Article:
Last week, Israel’s defense minister, Avigdor Lieberman, announced that Israel was working tirelessly to thwart Iranian weapons transfers to Hezbollah via Syria. For the first time, Lieberman hinted that in addition to sophisticated weaponry, Hezbollah was seeking to acquire WMDs. The defense minister also noted that Israel would operate to preserve its interests “without taking other circumstances or restrictions into account.” Presumably, this means that regardless of the prospects of Hezbollah-Iranian retaliation or the presence of a Russian anti-aircraft umbrella, Israel will continue to act when its interests are threatened.
Lieberman’s tough talk followed a series of Israeli strikes against military targets within Syria. The first targeted a Hezbollah weapons convoy travelling along the Beirut-Damascus highway while a second strike hit a Syrian military compound just outside Damascus housing elements of Syria’s 4th Armored Division. A third attack on December 7 targeted Mezzeh Air Base in western Damascus. A number of secondary explosions occurred following the attack indicating direct hits.
Assad’s propaganda outlet, Sana, as well as the Hezbollah-affiliated Al Mayadeen TV channel blamed Israel for the Mezzeh attack though the former claimed the strike was carried out with surface-to-surface missiles while the latter alleged that it was executed by fighter jets flying over “Lebanese airspace.”
Following the attacks, Arab media reported that Russia had warned Hezbollah, and by extension Iran, not to retaliate. Russia’s interest in Syria is to ensure the survival of its air and naval facilities centered in or near Latakia and Tartus. Putin has no interest in needlessly antagonizing the Israelis and any form of Iranian or Hezbollah retaliation serves no Russian purpose and may in fact, undermine Moscow’s goals.
Hezbollah was quick to deny the Arab media reports terming them “incorrect and completely invented.” Despite the fact that Hezbollah uses principally Russian weapons and is wholly subservient to Iranian interests, it continues to maintain the façade of an independent, indigenous “resistance” organization. That is why Arab media reports of Russian warnings to the terror group provoked an immediate temperamental response but it is likely that those media reports were accurate.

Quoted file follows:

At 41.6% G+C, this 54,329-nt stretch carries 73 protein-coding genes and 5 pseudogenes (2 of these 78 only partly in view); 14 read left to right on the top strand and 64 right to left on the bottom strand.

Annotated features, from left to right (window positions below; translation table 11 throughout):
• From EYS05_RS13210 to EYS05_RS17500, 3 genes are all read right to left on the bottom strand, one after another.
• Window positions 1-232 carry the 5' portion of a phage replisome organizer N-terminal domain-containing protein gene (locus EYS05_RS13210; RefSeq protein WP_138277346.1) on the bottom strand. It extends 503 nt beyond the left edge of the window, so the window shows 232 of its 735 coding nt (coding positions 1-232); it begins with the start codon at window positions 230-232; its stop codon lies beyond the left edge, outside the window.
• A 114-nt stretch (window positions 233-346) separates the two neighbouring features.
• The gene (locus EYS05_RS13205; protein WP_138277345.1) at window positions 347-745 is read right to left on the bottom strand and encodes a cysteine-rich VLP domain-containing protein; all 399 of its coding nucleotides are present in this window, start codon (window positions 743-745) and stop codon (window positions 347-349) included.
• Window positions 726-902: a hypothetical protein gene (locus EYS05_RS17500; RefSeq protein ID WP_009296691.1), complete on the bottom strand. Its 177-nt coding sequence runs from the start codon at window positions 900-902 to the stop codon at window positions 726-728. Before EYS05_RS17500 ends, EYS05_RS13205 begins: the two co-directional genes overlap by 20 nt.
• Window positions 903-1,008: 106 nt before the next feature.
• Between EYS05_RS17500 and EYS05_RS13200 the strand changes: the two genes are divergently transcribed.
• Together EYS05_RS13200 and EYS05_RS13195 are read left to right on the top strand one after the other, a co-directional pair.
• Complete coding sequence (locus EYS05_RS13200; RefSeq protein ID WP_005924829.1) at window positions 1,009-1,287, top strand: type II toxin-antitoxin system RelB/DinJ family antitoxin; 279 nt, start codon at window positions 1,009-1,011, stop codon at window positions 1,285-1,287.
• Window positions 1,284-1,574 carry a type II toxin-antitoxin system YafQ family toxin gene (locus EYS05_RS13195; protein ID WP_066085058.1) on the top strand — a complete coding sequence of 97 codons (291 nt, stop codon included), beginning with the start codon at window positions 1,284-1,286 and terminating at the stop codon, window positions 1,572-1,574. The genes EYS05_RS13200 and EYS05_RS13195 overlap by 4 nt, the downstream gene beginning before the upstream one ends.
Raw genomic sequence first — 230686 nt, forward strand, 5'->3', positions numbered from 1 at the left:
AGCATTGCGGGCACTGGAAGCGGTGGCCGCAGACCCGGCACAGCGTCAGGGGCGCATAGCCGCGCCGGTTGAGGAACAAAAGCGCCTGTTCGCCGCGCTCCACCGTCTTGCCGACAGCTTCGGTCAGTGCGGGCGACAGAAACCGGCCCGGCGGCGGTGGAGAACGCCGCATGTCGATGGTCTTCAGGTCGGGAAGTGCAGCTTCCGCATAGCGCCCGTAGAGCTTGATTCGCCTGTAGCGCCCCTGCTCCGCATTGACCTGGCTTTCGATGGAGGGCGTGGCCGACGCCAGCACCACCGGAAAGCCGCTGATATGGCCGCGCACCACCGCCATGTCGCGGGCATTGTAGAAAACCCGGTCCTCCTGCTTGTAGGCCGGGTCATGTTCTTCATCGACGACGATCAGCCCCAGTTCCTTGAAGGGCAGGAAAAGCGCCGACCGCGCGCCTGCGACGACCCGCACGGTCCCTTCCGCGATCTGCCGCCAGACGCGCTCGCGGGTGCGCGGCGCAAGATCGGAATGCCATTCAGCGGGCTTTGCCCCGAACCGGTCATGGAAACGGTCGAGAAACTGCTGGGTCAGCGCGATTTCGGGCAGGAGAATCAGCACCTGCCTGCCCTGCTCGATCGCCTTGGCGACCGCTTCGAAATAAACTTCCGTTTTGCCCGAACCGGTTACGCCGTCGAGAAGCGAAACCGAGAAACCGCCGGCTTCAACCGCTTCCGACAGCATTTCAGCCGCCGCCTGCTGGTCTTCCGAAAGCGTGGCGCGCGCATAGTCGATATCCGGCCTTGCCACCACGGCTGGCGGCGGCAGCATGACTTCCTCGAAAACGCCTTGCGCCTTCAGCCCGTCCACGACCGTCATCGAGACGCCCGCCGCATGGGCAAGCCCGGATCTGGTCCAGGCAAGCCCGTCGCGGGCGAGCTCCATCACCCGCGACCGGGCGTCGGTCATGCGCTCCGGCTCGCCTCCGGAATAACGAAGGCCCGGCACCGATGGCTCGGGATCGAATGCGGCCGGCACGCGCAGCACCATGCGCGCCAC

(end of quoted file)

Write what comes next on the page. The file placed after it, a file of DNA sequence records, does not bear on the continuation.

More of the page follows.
In Syria, Putin pulls the strings and but for Moscow’s intervention, Assad’s position would be extremely precarious. It is therefore likely that Russia put the kibosh on any thought of Hezbollah retaliation as that kind of action would antagonize Israel and run counter to Russian interests.
On Sunday, in a 60 Minutes interview with Leslie Stahl, Prime Minister Benjamin Netanyahu classified Israel’s relations with Russia as “amicable.” That description might be bit of an understatement. At a recent conference hosted by the Moscow State Institute of International Relations, Russia’s envoy to the Middle East and Africa, Deputy Foreign Minister Mikhail Bogdanov termed relations between Moscow and Jerusalem “at their highest point ever.”
This diplomatic accomplishment can be directly attributed to Netanyahu’s relentless international effort to broaden and deepen Israel’s relations with non-traditional allies. Though the United States will never be supplanted as Israel’s most important ally, eight years of Obama have taught Israel that it cannot rely solely on the United States for backing.
To that end, Israel, under Netanyahu’s stewardship, sought diplomatic breakthroughs with other nations and that effort has paid high dividends, especially with respect to Russia-Israel relations. Because of those efforts, Israel can now freely operate when necessary in Syria to preserve its interests despite the deployment of sizable Russian forces in theater. Both sides maintain political and military liaisons that are in constant communication to prevent mishaps. In addition, Arab media reports confirm speculation that Russia has placed a leash around the necks of Iran and its Shia proxy.
Notwithstanding Russian constraints on Hezbollah and the organization’s deep involvement in Syria’s quagmire, the terror group is constantly looking for ways to strike at Israel in a manner that does not break the rules of the game. Its cells operate in Europe, Africa, Latin America, South-East Asia and the Asian sub-continent, looking for weak points and ways to create mischief. The 2012 Burgas bus bombing, in which six civilians were murdered on Bulgarian soil, represents a good example of the type of response we can expect from the Iranian proxy group.
In addition, last week, the Israeli military released an illustrative map demonstrating the extent to which Hezbollah has transformed South Lebanon into one giant ammunition dump and embedded itself within the civilian population in blatant violation of U.N. Security Council Resolution 1701. Flush with Iranian cash, in part received from the Obama administration during a ransom exchange, Hezbollah pays impoverished residents of South Lebanon to store their munitions in their homes.
The IDF has identified over 10,000 structures and underground munitions silos constructed by Hezbollah in or near civilian areas. Such a deliberate undertaking which makes use of human shields constitutes a war crime. But Hezbollah does not feel constrained by meaningless U.N. resolutions that are more bark than bite. Israel for its part will not be constrained by Hezbollah’s cynical exploitation of the civilian population. In the next war, it is highly likely that Lebanon’s civilian population will pay a steep price and the blame will rest squarely with Iran and Hezbollah.